Justine Greening is a British politician who served as Secretary of State for Education from 2016 to 2018. Prior to that, she served as Economic Secretary to the Treasury from 2010 to 2011, Secretary of State for Transport from 2011 to 2012 and Secretary of State for International Development from 2012 to 2016. A member of the Conservative Party, she was Member of Parliament (MP) for Putney from 2005 to 2019.
David Michael Gauke is a British political commentator, solicitor and former politician who was the Member of Parliament (MP) for South West Hertfordshire from 2005 to 2019. He served in the Cabinet under Theresa May, most notably as Secretary of State for Justice and Lord Chancellor from 2018 to 2019. First elected as a Conservative, Gauke had the Conservative whip removed on 3 September 2019 and until the dissolution sat as an independent politician.
Damian Patrick George Hinds is a British politician who served as Secretary of State for Education from 2018 to 2019 and Minister of State for Security and Borders from 2021 to 2022. A member of the Conservative Party, he has been Member of Parliament (MP) for East Hampshire since 2010.
The Exchequer Secretary to the Treasury is a junior ministerial post in His Majesty's Treasury, ranked below the First Lord of the Treasury, the Chancellor of the Exchequer, the Chief Secretary to the Treasury, the Paymaster General and the Financial Secretary to the Treasury, and alongside the Economic Secretary to the Treasury. It ranks at Parliamentary Secretary level and is not a Cabinet office. Unlike the other posts of Secretary to the Treasury, it is only used occasionally, normally when the post of Paymaster General is allocated to a minister outside the Treasury.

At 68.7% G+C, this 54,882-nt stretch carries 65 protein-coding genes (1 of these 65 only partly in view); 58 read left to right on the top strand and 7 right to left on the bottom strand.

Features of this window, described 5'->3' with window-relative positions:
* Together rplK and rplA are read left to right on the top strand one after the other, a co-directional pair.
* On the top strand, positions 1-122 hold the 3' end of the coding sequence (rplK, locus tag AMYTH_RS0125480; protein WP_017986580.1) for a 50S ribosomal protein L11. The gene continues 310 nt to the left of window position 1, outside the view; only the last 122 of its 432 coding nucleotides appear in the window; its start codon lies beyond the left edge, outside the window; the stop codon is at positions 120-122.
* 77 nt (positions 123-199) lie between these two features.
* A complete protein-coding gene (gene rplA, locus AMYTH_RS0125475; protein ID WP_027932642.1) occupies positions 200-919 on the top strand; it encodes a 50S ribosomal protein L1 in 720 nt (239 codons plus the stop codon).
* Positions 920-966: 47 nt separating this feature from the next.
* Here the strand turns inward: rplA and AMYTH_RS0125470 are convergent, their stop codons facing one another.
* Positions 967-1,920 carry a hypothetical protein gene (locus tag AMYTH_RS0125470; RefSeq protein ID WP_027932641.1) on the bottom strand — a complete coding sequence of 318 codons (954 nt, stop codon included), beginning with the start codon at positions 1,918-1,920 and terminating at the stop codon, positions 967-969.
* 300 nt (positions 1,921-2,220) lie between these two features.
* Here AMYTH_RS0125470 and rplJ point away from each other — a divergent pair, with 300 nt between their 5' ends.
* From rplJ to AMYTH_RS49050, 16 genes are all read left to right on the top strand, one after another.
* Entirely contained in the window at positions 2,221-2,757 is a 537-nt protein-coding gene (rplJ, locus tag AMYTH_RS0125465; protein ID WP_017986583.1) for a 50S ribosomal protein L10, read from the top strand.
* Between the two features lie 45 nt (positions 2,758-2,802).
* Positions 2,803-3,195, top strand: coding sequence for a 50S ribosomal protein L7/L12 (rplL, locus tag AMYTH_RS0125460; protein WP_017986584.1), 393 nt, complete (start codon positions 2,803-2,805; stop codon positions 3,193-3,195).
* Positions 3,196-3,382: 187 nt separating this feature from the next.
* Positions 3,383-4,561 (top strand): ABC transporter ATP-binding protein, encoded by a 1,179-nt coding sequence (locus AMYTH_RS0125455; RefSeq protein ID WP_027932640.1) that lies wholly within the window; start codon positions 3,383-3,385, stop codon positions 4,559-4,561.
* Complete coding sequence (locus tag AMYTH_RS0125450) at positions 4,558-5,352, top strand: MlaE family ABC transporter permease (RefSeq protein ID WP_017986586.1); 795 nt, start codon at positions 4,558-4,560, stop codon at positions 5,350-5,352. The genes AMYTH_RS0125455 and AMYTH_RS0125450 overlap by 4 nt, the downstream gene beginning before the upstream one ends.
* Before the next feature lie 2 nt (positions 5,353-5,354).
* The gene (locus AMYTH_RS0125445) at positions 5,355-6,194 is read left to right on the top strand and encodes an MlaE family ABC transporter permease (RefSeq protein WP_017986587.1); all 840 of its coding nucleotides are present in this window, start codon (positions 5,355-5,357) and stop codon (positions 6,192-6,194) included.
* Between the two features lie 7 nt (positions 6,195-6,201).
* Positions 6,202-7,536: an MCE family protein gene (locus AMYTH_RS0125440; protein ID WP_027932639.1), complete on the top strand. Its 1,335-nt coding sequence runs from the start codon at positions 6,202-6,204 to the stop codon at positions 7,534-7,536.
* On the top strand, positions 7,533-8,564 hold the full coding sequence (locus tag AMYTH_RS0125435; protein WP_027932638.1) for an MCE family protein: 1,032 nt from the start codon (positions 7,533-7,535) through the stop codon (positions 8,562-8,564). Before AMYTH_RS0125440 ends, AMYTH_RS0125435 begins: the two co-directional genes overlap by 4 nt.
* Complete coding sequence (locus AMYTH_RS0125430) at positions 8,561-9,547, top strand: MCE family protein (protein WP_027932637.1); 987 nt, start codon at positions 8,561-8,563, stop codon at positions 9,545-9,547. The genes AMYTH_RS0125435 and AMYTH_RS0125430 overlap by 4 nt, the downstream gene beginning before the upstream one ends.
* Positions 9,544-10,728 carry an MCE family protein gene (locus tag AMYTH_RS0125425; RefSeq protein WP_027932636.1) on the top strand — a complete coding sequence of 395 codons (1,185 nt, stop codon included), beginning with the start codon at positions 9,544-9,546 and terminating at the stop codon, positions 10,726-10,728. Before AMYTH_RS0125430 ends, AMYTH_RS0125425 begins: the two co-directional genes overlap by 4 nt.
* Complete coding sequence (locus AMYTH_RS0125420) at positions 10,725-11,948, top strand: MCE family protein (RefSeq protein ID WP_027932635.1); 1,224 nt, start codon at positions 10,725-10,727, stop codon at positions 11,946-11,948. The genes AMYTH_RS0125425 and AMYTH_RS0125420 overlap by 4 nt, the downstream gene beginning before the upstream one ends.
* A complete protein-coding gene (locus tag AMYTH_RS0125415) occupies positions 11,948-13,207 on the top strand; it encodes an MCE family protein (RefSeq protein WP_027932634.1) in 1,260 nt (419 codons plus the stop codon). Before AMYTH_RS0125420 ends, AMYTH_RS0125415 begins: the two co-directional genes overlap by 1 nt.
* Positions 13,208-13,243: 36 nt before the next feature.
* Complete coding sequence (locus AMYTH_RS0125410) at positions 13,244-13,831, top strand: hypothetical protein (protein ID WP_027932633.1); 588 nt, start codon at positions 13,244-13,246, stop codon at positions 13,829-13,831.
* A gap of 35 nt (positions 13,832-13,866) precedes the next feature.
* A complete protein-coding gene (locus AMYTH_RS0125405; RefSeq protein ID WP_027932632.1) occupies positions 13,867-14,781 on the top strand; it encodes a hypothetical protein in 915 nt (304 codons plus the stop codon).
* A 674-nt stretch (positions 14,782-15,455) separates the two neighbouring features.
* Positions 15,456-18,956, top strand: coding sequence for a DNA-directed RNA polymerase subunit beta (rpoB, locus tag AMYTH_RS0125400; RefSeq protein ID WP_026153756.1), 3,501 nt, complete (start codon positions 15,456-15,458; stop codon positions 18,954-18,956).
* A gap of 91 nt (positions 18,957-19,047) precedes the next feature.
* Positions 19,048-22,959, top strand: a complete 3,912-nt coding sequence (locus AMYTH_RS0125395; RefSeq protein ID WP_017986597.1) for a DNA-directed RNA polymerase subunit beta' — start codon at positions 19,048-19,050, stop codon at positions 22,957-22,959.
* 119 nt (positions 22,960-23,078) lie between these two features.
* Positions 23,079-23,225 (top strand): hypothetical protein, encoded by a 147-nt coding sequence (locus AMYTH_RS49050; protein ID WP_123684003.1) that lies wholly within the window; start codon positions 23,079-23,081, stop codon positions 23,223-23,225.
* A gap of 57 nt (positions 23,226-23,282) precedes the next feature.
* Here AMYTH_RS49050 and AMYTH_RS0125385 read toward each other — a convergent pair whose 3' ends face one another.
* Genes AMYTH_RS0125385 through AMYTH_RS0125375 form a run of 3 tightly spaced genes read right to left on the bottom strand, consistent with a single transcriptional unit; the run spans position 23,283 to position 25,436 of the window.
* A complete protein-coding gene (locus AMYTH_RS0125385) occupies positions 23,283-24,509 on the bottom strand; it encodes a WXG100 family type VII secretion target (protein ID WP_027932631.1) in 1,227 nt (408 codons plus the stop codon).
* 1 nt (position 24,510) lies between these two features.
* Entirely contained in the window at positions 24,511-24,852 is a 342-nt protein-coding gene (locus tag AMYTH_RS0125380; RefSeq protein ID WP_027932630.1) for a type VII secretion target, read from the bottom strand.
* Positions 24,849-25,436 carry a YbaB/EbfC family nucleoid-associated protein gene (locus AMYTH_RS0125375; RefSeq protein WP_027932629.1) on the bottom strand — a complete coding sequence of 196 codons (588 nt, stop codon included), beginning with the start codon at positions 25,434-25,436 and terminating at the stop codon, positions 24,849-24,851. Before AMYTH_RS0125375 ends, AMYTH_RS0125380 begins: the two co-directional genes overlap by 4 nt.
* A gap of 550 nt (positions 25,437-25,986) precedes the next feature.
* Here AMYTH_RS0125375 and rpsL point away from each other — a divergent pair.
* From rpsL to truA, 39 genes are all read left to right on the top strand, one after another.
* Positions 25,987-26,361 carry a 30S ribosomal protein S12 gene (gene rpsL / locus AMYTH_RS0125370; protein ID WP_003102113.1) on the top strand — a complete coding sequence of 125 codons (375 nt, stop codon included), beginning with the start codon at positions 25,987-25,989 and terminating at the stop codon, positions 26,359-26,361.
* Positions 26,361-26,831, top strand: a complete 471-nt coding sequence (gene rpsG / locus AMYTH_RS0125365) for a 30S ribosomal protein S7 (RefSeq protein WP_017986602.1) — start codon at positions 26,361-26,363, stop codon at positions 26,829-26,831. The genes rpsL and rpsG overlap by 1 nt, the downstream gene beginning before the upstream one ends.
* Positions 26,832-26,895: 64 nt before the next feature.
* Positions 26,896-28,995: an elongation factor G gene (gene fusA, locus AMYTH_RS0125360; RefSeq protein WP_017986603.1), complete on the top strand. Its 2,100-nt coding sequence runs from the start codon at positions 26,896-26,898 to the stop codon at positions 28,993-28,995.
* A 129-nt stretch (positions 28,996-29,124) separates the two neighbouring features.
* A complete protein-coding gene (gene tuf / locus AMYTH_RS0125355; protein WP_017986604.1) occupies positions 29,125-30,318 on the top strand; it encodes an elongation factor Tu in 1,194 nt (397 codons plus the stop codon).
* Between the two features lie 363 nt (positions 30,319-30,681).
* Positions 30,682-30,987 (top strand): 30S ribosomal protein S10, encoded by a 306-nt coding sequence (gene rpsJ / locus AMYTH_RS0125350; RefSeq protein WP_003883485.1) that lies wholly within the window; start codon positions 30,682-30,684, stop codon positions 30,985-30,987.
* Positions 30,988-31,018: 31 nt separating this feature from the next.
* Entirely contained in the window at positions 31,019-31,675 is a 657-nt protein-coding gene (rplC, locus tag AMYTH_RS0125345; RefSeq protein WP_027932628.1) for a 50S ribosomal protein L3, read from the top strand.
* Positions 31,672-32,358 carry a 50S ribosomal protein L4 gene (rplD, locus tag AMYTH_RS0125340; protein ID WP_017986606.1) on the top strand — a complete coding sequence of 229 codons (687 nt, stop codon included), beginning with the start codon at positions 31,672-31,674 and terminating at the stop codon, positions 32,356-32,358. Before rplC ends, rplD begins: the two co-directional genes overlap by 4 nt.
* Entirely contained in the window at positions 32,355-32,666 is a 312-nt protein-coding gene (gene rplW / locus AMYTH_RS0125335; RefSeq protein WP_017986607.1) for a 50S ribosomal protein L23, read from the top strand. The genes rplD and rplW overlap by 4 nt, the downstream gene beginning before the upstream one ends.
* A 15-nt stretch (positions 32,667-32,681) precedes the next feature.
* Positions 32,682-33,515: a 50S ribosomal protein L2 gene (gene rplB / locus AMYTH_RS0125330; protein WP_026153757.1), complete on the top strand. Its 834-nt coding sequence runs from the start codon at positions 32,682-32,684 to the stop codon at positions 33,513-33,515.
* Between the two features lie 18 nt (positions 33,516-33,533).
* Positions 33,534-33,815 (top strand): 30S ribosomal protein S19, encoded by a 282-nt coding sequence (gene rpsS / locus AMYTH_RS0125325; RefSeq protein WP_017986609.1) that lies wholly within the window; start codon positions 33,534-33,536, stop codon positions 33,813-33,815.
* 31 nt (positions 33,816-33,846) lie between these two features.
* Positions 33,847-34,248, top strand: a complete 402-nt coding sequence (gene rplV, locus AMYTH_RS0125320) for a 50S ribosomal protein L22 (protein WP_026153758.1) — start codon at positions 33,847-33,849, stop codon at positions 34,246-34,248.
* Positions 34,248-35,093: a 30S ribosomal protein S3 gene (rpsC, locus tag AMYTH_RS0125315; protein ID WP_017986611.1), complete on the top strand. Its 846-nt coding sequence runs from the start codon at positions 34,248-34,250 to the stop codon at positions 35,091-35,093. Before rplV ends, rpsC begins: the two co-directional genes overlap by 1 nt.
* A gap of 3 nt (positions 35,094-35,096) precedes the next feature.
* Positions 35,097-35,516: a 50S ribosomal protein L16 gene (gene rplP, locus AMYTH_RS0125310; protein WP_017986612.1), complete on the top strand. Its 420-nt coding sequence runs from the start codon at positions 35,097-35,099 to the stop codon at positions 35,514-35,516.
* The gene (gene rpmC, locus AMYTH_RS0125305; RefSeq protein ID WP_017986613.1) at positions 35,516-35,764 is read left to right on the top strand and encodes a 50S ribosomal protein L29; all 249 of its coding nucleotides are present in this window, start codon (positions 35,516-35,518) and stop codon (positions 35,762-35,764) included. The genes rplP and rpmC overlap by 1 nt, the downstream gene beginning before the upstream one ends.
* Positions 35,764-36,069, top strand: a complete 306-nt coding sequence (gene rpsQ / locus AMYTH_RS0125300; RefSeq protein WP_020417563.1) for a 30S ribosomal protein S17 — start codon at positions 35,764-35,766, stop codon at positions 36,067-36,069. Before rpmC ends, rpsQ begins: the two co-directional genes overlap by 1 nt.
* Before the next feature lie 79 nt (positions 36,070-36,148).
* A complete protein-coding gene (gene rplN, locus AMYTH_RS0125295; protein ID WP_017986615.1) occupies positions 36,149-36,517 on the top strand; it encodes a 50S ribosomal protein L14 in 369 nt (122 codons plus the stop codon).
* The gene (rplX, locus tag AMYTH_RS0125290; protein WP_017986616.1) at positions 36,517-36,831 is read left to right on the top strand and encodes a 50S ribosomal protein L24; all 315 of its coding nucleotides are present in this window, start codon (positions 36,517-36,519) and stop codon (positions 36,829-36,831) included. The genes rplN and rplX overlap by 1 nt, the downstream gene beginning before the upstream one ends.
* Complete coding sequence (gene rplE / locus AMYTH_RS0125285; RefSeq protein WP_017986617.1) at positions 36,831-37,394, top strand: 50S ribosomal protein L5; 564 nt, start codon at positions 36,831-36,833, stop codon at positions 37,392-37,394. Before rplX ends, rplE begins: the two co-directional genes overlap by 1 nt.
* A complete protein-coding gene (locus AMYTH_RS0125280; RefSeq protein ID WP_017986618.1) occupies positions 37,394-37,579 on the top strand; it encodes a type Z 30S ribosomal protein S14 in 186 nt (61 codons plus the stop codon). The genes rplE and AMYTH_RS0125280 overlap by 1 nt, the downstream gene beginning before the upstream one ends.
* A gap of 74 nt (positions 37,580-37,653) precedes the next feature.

Chloe Rebecca Smith is a British politician serving as Secretary of State for Work and Pensions since 2022. She previously served as Minister of State for Disabled People, Work and Health from 2021 to 2022. A member of the Conservative Party, she has been Member of Parliament (MP) for Norwich North since 2009.
Christopher James Skidmore, is a British politician, and author of popular history. He served as Minister of State for Universities, Science, Research and Innovation from December 2018 to July 2019, and from September 2019 to February 2020.
Julian Richard Smith is a British politician who served as Government Chief Whip from 2017 to 2019 and Secretary of State for Northern Ireland from 2019 to 2020. A member of the Conservative Party, he has been the Member of Parliament (MP) for Skipton and Ripon since 2010.
Stephen Paul Barclay is a British politician who served as Secretary of State for Exiting the European Union from 2018 to 2020, Chief Secretary to the Treasury from 2020 to 2021, Minister for the Cabinet Office and Chancellor of the Duchy of Lancaster from 2021 to 2022, Downing Street Chief of Staff from February to July 2022, and Secretary of State for Health and Social Care from July to September 2022. A member of the Conservative Party, he has been Member of Parliament (MP) for North East Cambridgeshire since 2010.
David Henry Rutley is a British Conservative politician who has served as Member of Parliament (MP) for Macclesfield since 2010.
Helen Olivia Bicknell Whately is a British politician who served as Exchequer Secretary to the Treasury from 2021 to 2022 and Minister of State for Social Care from 2020 to 2021. A member of the Conservative Party, she has been Member of Parliament (MP) for Faversham and Mid Kent since 2015.